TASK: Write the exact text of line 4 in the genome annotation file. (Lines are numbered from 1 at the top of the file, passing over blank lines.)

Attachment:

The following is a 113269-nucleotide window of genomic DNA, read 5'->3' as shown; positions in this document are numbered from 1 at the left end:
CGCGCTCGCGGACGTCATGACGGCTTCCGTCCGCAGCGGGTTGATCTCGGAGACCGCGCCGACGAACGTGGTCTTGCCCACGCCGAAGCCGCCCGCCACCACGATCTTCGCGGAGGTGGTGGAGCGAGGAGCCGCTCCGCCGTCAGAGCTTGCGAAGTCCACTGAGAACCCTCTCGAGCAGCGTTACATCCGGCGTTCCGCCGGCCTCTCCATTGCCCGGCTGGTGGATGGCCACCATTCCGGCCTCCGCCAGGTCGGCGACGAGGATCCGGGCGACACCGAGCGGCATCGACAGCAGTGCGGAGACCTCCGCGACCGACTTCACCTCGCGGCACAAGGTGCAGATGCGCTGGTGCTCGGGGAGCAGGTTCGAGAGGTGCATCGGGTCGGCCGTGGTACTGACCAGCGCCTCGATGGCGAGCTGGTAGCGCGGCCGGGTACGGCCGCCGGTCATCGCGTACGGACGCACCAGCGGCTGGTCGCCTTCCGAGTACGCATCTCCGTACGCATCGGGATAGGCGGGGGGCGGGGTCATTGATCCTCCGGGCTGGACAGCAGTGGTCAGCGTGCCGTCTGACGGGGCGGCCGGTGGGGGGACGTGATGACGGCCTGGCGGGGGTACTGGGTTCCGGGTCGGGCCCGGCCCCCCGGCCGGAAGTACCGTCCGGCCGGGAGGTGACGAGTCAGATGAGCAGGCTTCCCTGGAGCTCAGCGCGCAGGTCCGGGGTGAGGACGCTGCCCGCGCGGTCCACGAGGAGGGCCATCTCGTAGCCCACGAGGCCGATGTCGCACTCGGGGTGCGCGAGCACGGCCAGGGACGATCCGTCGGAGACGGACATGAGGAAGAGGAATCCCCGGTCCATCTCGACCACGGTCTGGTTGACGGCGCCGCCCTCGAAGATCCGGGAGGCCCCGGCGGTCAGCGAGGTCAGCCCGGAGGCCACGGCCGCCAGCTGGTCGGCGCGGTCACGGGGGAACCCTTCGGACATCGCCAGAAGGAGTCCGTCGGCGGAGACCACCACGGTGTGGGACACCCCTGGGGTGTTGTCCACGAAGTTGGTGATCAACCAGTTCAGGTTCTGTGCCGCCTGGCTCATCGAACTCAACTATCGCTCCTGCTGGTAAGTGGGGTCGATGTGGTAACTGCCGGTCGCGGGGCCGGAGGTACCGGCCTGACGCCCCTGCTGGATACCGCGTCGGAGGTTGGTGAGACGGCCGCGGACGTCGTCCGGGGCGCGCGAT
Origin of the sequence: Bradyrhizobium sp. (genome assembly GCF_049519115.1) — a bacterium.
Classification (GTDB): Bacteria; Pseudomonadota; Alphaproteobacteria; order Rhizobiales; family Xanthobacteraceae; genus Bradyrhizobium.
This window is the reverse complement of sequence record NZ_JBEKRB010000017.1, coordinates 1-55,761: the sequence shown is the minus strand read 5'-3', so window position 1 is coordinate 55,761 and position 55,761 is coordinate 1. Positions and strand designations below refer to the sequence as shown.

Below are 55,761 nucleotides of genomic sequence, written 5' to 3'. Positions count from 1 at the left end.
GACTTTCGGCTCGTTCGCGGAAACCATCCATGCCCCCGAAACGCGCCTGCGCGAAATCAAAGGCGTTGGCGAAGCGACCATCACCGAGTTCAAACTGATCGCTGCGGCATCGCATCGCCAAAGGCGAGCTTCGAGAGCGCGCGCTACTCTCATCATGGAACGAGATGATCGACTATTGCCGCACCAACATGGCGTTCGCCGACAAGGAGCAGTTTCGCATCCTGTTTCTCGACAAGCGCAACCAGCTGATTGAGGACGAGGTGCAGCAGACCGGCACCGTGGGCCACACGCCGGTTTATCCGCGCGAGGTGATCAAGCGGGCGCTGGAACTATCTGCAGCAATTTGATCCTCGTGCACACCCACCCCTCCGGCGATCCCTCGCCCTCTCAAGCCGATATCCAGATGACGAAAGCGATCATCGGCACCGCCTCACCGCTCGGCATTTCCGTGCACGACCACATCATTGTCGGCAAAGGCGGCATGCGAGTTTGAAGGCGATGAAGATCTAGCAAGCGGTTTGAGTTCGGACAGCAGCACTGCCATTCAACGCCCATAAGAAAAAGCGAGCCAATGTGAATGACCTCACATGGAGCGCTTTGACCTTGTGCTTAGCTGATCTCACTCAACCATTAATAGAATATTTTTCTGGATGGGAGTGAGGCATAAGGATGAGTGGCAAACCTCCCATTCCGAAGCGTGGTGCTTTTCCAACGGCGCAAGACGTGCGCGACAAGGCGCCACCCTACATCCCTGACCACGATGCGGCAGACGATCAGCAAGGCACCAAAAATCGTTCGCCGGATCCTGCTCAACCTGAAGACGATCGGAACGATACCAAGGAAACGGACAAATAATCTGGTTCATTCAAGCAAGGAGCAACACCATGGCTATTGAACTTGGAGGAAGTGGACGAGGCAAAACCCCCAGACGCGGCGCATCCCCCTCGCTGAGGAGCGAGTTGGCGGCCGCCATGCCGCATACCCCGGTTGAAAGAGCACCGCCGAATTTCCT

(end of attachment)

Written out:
Classification (GTDB): Bacteria; Pseudomonadota; Alphaproteobacteria; order Rhizobiales; family Xanthobacteraceae; genus Bradyrhizobium.